Sophie Beren

Sophie is the Founder & CEO of The Conversationalist! Follow her on Instagram @sophieberen and join her in her journey to #UnifyTheWorld, one convo at a time!

Is There a Diet to Get Rid of Diet Culture? The Sophie Six

Check out this week's Sophie Six - 6 perspectives you need to navigate this week's topic of Body Image & Diet Culture.

Welcome to Week #9 at The Conversationalist. This week we are talking about the relationship between body image and diet culture, and how diet culture can be invasive and insidious. Let’s define some terms before we dive in. Diet culture is best defined by Christy Harrison, MPH, as a system of beliefs where thinness equates to health and moral virtue, and one must strive to be an ‘ideal size’.  It is a culture that promotes weight loss as a means to attaining higher status and is one that demonizes certain ways of eating, while at the same time praises eating habits that are often restrictive or limiting. Diet culture imposes an ideal of health that is based on a subgroup of society’s body types (ie. white women), therefore it is not inclusive to minority bodies.

Diet culture exists because it is profitable. The weight loss industry in the US is now worth a record $72 billion, but the number of dieters has fallen, due to the growth of the size acceptance and body positivity movements. From meal plans, to weight loss supplements, to workout regimes, gym memberships, juice cleanses, and more; the list goes on and on. Our society is constantly selling us ways to lose weight, both directly and indirectly. Polaris Market Research anticipates an even greater rise of mobile fitness and calorie tracking apps, reaching over 14.7 billion dollars by 2026. In 2017, the fitness and activity tracking segment dominated the market, in terms of revenue and North America is expected to be the leading contributor to the global fitness app industry during this period. Diet culture is pervasive and profitable, and unfortunately we are still far from a society where it no longer exists. 

Here are six perspectives to consider this week as we unpack the concept of diet culture.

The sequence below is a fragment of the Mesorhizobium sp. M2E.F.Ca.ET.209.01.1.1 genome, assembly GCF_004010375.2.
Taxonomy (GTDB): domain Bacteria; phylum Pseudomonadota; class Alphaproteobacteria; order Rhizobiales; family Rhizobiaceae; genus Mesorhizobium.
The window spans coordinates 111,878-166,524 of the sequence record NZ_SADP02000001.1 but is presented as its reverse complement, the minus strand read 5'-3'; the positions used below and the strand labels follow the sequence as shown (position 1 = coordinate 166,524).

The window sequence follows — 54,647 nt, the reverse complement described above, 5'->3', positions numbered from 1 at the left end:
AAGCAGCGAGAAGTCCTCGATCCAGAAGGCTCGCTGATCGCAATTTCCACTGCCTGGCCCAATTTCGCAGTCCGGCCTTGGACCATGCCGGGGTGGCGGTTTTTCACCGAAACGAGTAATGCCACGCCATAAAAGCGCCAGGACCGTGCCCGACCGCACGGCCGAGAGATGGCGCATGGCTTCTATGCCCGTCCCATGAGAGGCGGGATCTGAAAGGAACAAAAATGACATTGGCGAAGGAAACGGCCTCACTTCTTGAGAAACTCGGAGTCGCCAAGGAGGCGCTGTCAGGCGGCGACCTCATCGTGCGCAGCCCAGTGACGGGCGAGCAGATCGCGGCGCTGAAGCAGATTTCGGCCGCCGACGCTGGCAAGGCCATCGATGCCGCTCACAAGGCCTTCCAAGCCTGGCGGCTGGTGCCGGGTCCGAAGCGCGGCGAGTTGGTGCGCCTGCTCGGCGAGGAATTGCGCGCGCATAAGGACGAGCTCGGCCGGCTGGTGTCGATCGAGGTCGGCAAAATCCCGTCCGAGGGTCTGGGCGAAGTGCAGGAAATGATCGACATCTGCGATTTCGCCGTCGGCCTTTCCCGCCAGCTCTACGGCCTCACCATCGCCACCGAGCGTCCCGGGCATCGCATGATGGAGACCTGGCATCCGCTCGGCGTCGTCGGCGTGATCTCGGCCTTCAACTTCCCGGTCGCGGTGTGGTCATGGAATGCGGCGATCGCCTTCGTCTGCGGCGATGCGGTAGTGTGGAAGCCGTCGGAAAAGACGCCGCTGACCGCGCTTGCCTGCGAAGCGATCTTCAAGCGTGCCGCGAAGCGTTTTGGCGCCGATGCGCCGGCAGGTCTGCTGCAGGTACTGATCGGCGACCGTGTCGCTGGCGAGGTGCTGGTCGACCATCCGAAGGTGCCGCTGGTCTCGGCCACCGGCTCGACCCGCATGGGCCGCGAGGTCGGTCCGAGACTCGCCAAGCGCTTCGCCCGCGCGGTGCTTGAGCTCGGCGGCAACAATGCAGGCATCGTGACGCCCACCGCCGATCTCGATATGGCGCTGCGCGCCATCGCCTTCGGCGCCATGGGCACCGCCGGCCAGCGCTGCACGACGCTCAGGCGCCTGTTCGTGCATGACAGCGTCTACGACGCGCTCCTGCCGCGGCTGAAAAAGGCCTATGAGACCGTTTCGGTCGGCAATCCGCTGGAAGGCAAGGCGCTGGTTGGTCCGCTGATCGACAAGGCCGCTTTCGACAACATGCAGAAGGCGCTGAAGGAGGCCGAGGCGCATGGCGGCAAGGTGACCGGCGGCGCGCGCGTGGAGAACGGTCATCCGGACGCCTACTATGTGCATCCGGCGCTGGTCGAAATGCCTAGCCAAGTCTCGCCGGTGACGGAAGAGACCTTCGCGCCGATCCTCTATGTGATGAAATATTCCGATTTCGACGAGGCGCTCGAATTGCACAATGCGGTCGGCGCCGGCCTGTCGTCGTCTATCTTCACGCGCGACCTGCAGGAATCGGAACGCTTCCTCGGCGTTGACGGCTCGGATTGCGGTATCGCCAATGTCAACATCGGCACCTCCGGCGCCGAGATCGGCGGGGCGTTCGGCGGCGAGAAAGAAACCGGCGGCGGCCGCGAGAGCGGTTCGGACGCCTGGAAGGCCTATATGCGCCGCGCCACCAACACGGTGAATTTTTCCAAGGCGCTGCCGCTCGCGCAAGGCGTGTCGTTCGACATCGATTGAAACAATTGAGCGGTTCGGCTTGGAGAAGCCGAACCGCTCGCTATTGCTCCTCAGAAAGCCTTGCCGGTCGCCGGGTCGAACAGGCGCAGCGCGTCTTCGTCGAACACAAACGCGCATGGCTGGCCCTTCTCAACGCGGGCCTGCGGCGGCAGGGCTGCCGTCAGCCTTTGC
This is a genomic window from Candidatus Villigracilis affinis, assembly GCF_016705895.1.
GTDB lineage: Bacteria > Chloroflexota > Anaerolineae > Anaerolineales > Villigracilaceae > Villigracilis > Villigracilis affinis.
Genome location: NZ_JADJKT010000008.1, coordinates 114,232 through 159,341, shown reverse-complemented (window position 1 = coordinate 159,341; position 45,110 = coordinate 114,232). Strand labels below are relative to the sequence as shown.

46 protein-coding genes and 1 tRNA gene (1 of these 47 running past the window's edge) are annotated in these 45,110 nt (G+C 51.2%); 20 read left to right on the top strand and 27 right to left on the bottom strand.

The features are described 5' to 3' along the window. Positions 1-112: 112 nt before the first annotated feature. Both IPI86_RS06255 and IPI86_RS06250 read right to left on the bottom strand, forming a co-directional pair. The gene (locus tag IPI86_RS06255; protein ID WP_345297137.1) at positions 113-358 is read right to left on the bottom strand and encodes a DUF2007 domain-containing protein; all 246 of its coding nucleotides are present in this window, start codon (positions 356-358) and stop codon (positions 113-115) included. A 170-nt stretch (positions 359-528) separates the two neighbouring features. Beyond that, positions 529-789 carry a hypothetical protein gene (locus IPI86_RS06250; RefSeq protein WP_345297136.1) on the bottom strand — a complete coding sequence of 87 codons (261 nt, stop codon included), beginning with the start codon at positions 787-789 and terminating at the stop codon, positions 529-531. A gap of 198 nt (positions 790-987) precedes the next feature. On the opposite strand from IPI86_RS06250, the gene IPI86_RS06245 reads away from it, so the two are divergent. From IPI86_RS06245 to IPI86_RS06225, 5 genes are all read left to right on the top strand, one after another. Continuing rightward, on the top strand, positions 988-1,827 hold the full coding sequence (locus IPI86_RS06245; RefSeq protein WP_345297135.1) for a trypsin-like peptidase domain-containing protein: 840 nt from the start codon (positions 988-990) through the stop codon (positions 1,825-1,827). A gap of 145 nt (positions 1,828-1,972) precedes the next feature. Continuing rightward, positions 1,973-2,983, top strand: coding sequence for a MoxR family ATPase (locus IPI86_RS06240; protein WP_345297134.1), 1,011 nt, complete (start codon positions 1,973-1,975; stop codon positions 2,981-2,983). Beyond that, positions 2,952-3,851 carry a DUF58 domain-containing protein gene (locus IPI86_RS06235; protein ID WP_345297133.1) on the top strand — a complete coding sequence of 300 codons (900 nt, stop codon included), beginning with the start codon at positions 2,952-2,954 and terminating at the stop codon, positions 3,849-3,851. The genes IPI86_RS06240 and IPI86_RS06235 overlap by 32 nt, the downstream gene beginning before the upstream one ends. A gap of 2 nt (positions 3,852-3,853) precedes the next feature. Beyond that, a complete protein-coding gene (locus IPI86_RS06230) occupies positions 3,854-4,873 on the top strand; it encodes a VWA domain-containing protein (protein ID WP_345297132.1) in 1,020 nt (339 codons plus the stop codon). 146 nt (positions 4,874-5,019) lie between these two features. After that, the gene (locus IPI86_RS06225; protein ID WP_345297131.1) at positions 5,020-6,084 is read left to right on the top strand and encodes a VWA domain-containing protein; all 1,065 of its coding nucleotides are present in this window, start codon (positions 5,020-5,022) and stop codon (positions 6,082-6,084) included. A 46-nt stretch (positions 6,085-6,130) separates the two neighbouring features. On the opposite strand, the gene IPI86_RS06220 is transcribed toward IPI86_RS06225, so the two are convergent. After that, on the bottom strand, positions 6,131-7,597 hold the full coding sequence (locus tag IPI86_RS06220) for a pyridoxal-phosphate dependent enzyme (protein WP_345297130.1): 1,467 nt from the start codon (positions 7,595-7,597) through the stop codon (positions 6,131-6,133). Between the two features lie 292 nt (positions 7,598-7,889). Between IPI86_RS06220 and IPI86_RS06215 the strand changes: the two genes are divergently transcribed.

1. Is diet culture to blame for poor body image? 

Many people believe that diet culture is at the root of common body image issues because of how socially accepted it is. We have normalized using vocabulary and phrases that shame our own bodies when we do not conform to or obey societal standards of ‘health’, ‘thinness’ and ‘size’. Simply by labelling eating habits under a binary of ‘good’ versus ‘bad’ contributes insidiously to this culture, shares body image therapist Sarah Hertisch. We are taught from a young age that we need three meals a day, and a couple of snacks in between but over the years this mindset has shifted with prominent diets like ‘intermittent fasting’ where one can only eat during a specific feeding window or period. So, it is no longer what you are eating but also when you are eating. With increasingly conflicting ideas about diet and weight loss, it is understandable that it is on the forefront of one’s mind. Studies estimated that women typically think about weight and diet for 21 minutes a day. Over 67 years of life, that adds up to 355 days - almost an entire year and that is a lot of wasted time. Young women (and young men, too) can fall into the trap of wanting to look like celebrities, influencers or models that inspire them. These unrealistic goals can lead to an unhealthy body image and low self-esteem, not to mention disordered eating behaviors. Experts like Kathleen Meehan are trying to spread the message that “The relationship between weight and health is very complex.” She shares that “weight as a proxy for health is extremely problematic, as it often misclassifies [larger] people as unhealthy. We have research to show that being in a smaller body does not automatically indicate better health. Studies also show that weight loss does not automatically increase a person’s health and well-being.” Additionally, current research on weight loss suggests that 95 percent of diets fail and individuals who experience rapid weight loss regain the weight in 1 to 5 years. Diet culture might be a clear culprit to why we feel social pressure to lose weight and change our bodies but it is not the only reason. What other factors do you think influence our body image? We’ll explore those in the weeks to come!